But Goat Simulator and Untitled Goose are pretty different. Goat Simulator revelled in being sloppily implemented and having terrible, broken, hilarious physics. Untitled Goose, by contrast, is refined and polished. The art style of Goat Simulator recalls older 3D FPS games like Grand Theft Auto 3 or Counter-Strike. Untitled Goose has a more distinctive and original art design that looks illustrated, a bit like a children’s book, if it were drawn with scalable vector graphics and used 3D models. UGG’s physics are anything but broken, and feel like the developers were going for a more realistic simulation. The animations and the sound effects are especially well done, and I love that when you honk, you can get different audio effects by honking into, say, the well, or while holding a bottle in your beak, or into a walkie-talkie. It’s delightful when you figure out how to make use of it to accomplish some objective in the game.

The humor is likewise restrained, and feels a bit British, as do some of the cues in the design of the village. The reactions of the humans that you mess about with and the musical score are what sells the mischief. I haven’t hit an absolutely over-the-top moment in the game, yet, and I’m not sure that there is one waiting for me. I would like to be able to escalate my torment of the people in the village until they have a complete breakdown and go on a violent psychopathic rage. But this never happens. It seems like you can trigger a response by doing certain things, and that’s that. Once you’ve done it, you can do it again, but it never seems to go beyond that. Which is not to say that I’m disappointed, but something about playing this game makes me wish that I could push these poor people to their breaking point.

Gardner locked out of garden, looking at Goose who's nabbed his keys.
Getting to this point with the gardener was rather satisfying. Yes, I took a picture of my computer screen with my cell phone instead of taking a screenshot.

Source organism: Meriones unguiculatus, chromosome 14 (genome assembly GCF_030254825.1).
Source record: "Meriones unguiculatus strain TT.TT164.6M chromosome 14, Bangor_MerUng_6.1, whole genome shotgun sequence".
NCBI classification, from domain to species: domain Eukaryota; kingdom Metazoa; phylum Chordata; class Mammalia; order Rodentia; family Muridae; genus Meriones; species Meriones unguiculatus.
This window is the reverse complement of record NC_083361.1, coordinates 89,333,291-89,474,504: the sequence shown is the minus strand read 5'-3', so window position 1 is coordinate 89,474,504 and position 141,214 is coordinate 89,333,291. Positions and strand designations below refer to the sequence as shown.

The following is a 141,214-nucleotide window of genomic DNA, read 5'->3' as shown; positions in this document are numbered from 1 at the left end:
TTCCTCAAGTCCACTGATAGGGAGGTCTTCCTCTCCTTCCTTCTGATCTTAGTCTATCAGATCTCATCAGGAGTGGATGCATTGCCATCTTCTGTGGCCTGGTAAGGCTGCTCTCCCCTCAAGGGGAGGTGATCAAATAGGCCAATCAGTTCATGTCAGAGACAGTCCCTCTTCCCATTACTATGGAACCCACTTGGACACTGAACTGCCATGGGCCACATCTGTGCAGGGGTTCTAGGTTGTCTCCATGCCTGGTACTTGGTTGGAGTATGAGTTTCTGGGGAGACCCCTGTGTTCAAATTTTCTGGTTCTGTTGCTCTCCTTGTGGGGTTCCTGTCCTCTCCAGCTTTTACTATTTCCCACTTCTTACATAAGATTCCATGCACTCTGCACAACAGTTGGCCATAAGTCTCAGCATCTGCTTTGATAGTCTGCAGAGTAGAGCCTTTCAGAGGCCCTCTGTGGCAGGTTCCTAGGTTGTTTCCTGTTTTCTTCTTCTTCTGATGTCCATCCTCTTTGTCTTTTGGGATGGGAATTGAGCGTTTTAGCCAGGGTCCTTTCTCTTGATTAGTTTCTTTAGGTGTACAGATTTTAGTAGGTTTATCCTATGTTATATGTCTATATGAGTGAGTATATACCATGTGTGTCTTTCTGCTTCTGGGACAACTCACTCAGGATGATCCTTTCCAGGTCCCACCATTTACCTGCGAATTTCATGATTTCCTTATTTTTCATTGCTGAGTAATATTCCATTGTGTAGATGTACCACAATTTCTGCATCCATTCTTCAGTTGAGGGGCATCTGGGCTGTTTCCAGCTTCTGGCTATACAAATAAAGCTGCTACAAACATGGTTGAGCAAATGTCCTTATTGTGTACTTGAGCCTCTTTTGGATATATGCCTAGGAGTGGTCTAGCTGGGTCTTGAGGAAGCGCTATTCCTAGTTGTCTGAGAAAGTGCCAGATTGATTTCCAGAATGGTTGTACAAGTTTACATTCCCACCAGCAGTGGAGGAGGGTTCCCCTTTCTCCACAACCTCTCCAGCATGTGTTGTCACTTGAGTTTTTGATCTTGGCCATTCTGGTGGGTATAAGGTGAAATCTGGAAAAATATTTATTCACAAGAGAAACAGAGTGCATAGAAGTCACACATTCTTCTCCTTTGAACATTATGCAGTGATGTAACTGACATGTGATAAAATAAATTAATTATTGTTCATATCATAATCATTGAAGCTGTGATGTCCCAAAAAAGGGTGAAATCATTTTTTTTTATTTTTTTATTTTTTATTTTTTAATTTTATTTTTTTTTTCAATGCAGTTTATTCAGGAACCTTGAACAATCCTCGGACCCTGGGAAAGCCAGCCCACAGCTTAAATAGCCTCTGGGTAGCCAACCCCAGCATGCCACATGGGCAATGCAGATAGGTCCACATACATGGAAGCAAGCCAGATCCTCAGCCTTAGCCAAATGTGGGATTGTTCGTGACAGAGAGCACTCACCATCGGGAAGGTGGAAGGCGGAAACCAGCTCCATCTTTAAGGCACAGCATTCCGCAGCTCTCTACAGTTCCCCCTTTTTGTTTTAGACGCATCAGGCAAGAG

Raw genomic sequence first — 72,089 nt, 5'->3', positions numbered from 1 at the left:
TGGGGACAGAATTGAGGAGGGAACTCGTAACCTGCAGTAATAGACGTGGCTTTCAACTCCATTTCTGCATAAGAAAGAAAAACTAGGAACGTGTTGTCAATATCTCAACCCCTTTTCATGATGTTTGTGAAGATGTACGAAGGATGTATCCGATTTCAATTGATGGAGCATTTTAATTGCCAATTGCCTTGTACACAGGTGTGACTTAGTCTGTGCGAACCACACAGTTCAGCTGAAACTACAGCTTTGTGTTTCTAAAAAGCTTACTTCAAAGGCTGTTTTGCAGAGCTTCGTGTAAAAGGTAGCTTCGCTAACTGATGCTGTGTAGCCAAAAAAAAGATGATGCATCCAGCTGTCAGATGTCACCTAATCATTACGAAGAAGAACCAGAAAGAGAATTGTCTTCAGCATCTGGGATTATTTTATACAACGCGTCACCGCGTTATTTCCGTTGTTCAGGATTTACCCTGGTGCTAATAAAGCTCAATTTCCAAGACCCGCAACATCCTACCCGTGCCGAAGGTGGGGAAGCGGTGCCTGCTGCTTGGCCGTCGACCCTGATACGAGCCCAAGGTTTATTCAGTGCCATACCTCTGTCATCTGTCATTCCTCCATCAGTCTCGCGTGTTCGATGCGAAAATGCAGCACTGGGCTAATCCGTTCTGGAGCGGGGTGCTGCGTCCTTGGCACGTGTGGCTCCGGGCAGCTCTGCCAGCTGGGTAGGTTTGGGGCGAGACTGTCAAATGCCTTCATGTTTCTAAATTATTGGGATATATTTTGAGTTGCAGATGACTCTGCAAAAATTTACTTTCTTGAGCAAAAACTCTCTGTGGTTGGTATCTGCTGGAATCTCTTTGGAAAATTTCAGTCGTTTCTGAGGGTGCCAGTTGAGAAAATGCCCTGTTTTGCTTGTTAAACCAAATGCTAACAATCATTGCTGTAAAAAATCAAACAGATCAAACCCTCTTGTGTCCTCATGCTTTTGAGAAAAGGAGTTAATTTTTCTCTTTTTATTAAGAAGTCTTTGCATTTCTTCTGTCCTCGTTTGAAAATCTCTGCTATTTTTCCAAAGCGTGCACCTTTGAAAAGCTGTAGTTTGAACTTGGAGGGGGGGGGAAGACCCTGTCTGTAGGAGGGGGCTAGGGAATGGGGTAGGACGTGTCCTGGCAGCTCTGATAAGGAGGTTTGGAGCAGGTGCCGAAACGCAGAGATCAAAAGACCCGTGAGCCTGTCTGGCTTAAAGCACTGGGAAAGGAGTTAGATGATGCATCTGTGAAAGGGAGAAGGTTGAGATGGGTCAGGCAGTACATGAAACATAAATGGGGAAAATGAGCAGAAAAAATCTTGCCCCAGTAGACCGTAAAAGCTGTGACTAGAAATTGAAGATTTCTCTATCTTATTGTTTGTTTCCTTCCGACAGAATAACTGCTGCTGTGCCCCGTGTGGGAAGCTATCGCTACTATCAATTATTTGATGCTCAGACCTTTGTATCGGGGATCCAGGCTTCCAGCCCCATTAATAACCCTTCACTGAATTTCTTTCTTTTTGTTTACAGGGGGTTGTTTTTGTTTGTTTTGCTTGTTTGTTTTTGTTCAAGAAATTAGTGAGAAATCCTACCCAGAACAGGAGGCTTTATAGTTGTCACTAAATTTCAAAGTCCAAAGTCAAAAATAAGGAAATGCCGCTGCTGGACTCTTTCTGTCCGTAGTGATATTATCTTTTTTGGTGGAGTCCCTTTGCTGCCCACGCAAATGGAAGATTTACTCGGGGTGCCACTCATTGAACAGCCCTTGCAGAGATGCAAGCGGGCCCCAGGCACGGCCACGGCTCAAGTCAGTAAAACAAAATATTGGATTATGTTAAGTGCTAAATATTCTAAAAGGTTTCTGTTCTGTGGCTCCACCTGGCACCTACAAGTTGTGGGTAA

About two hours in to my session, I started feeling sorry for being such a naughty, horrible goose, and I started trying to make up for it. I went back to the gardner’s area and helped him pick all of his carrots. He didn’t like it at first, but once I put them neatly into the bin, he didn’t seem to mind, and just let me do it. But there wasn’t any reward for doing this, other than just the act of doing it. I kindof feel like the designers missed an opportunity there. Like, maybe if you torment the boy in the shopping area until he starts sobbing, you could do something nice for him, like bring him a lollipop that you steal from the shop, or bring his glasses or his toy plane back to him, and he’ll cheer up again, and not be afraid of you, and then you can be friends. House House, if you’re going to do an expansion pack, I kinda demand that you do a Good Goose mission set, where you get to make up for your past mischief by returning and do some good deeds to make amends.

I also wish that I could hop onto things, and fly. I can well understand why this was not permitted. Waddling is way more humorous and flight would be difficult to control. But I still would like to be able to hop up on certain things, like the park bench, or tables. I imagine it’d be quite a lot of fun to waddle along the shelves and countertops in the shop, knocking things over, breaking them, and causing a mess and a ruckus.

I’m not sure how large the game is; so far, I’ve managed to solve the puzzles on the To Do list in the first two areas, and I can see that there’s at least one more area beyond, but I haven’t quite figured out what I need to do to gain access to it. And there’s a page on my To Do list that is all question marks, which leaves me wondering what I need to do next.

To be honest, I’m a bit torn by the existence of the To Do list. On the one hand, it’s helpful to have some kind of guidance as to what I’m supposed to be doing. On the other hand, I think a huge amount of the enjoyment from a game like this is figuring out what is possible, and discovering the things that the developers put into the game for you to do all on your own, without any guidance. To me, it would be far more special to figure these things out on my own, even risking missing something very clever, or not discovering after many hours spent with the game, than to have a list telling me to do all the things, and then the only challenge left is for me to actually do it.

Shoplifting haul.
It took quite a while to figure out how to get all the items from the shop into the cart to complete the Shopping Trip mission. The shopkeeper kept finding them and putting them back, so I just stole the basket and dragged it around the corner. Out of sight, out of mind! And then of course I had to loot the entire store! It’s fun that the lady is more frustrated when she can’t find the broom to shoo you away with because you’ve stolen it. Lol!

There’s probably a lot of things that I have yet to figure out in the game. Which is to say that although I’m trying to resist the temptation to look for walkthroughs, I could maybe use a bit of a clue with some things.